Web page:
Sunday, August 10, 2014

Pursuing Practical Anarchism

The epidemiologist David Coetzee recalls walking through Zurich in the wee hours of the morning and finding himself at a crosswalk next to two punks. These were punks of the old style: anarchists covered with tattoos and swathed in leather and denim clothing adorned with discarded tartans and safety pins.  And yet, they stopped alongside him and waited patiently - without a car in sight - until the light turned green.


As always, the Swiss are to be commended on creating a society that functions so beautifully. The anthropologist of power knows, however, that everywhere that there is a social structure, there is someone rebelling against it.  Even that rebellion is inevitably shaped by its culture; so it is that even in Switzerland, the anarchists are still, well, Swiss. 

We might consider James C Scott's descriptions of the everyday rebellions of the marginalized, fighting to stake out a tiny piece of symbolic turf in the perpetual dance of oppression and resistance.  For the Alpine ruffian, outright insurrection isn't just unlikely: it's not even in the vocabulary.  Instead, he must find ways to comment on the Swiss system without fundamentally destabilizing it.

Therefore, what matters more here than the content of his resistance is its appearance: this explains why graffiti is such a hugely popular form of creative resistance among young Swiss. Like dressing up as a punk and then acting fairly decorously in public places, this is a form of defiance that aims to accomplish nothing more than to advertise itself as defiance.

The arms race of social rejection among the marginalized is a redundancy in Helvetia: by the time he has left the house, the Swiss punk's rebellion is already complete.


Thursday, July 31, 2014

Not Swimming in Circles

Many people assume that Switzerland is everywhere and always perfectly organized, and that this is a country in which there is a place for everything (and everything is in its place).  They are surprised to learn that amidst the scrubbed sidewalks and manicured pastures there exist pockets of irrationality, small places where, hidden from the world, the locals indulge in a degree disorderliness that can only be called un-Swiss.  Nowhere is this more obvious than at the swimming pool.  Like buying a coffee machine, trying to fit in a thousand meters of freestyle during lunch break can be an existentially terrifying experience for the casual observer of Swissness.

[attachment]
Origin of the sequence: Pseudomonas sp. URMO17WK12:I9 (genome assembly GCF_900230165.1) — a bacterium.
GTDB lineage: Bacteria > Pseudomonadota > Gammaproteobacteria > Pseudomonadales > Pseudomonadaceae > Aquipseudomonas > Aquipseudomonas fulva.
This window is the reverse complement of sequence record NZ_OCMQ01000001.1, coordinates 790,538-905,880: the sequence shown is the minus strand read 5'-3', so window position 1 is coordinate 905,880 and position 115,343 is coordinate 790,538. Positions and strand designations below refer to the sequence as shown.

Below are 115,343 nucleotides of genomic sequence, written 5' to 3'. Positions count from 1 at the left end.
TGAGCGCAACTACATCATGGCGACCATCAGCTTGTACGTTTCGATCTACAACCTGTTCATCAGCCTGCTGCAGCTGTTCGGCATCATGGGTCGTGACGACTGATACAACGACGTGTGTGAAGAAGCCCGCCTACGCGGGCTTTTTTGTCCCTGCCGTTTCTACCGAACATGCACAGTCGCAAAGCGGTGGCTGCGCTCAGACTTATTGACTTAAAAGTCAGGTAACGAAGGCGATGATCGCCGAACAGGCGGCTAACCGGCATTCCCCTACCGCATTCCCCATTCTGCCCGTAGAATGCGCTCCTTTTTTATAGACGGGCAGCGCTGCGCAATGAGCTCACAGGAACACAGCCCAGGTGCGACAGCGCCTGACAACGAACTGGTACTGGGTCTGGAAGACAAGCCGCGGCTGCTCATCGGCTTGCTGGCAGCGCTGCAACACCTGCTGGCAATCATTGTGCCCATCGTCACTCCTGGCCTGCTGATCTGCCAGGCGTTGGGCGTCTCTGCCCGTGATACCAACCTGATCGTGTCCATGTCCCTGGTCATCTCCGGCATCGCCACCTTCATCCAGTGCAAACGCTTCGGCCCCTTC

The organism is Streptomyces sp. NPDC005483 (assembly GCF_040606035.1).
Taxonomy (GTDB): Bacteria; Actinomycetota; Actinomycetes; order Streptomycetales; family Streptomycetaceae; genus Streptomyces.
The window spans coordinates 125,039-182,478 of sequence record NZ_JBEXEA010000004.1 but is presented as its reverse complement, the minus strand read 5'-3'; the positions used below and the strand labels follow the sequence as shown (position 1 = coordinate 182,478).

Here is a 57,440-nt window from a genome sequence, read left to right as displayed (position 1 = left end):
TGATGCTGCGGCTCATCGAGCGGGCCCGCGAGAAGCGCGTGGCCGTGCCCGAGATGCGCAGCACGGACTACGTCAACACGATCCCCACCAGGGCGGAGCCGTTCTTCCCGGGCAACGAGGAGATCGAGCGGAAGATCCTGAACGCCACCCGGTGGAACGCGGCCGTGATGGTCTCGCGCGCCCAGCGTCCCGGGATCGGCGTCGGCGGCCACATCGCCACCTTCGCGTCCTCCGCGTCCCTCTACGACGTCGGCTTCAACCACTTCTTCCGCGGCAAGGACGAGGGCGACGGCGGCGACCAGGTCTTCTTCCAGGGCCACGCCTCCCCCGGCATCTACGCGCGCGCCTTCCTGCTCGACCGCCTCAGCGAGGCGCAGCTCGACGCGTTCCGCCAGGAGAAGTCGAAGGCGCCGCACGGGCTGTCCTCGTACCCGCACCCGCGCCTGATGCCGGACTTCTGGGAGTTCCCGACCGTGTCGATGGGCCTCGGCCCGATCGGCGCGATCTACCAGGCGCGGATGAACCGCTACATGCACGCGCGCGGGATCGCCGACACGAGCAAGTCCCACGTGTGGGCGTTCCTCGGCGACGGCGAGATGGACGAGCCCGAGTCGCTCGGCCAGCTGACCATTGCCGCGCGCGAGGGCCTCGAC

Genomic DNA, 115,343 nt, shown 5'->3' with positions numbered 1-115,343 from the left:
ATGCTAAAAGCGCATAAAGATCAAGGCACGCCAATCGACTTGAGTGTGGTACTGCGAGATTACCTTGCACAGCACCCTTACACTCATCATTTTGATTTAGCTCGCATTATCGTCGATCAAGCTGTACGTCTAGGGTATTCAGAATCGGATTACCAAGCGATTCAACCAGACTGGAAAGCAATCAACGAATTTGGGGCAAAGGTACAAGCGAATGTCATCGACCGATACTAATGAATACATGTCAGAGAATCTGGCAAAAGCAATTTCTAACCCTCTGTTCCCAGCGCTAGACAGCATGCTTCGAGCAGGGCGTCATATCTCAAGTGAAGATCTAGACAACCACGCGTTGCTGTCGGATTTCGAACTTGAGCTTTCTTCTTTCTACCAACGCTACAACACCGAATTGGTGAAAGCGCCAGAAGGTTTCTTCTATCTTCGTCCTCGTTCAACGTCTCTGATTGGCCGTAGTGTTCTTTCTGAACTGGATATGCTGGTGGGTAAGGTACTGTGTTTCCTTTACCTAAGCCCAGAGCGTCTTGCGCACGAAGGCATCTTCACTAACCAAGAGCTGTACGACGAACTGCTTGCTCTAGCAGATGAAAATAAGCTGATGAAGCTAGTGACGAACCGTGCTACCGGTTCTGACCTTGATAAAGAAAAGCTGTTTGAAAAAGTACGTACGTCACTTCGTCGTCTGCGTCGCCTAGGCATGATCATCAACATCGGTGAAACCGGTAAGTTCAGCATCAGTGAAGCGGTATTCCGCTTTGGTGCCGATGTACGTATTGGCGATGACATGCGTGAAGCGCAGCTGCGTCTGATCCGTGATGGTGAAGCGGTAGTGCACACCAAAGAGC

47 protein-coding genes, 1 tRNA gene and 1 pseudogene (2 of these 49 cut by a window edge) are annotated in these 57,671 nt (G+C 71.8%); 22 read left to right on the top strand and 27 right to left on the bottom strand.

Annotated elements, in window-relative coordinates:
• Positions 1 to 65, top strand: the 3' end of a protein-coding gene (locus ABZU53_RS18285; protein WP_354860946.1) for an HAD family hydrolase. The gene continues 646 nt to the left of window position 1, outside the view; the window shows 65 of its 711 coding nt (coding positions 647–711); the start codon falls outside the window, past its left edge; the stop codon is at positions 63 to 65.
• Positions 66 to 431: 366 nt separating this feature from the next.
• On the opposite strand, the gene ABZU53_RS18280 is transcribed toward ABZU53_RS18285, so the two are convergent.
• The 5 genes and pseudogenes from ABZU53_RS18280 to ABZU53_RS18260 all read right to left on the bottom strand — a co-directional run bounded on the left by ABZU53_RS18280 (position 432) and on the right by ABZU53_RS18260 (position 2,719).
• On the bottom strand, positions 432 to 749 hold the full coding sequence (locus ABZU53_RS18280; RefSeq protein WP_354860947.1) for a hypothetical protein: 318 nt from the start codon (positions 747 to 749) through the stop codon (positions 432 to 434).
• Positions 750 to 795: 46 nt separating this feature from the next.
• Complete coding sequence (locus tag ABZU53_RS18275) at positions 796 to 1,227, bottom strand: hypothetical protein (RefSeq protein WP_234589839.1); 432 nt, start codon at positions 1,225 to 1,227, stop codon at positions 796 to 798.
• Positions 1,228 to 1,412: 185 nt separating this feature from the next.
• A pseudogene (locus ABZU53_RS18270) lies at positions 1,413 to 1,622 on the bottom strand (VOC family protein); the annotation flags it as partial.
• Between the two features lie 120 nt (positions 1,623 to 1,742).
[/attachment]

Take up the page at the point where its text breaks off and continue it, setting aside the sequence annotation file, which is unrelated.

Why do the Swiss swim this way?

In most parts of the world, pools are divided into lanes, within which swimmers agree to proceed in a clockwise pattern (and follow a few other rules of etiquette).  Abiding by this small rule allows far more people to use any given lane, and would seem the sort of thing that Helvetians would embrace with zeal.  And yet, Swiss natatoriums are instead perplexing tanks of entropy.

Not swimming in circles makes more sense when you consider the relationship that the Swiss have with their lakes.  The country's countless and beautiful Badis are wildly popular in summer, and have a fascinatingly unique status as public-private spaces. 

Clearly, Switzerland is a densely-populated and landlocked country.  Most citizens live in rented flats rather than sprawling suburban ranches, so the Swiss manage their public spaces carefully. 

In the Badi, you are out in the open, in social or public but not necessarily civic space: you stake our your square meters as expansively as you like, and set up your blanket and grill accordingly, leaving everyone else to find a different patch of grass.

It seems that this attitude has carried from the gorgeous alpine reservoirs into the chlorine-bleached boxes of tile to which the masochistically meritorious so rigorously subject themselves; the pool is a relief from the confines of apartment life, a small patch of nature to call one's own for a brief hour, with personal boundaries marked out by a towel and a blank stare.

There are no swimming pools in Switzerland.  Only very small lakes.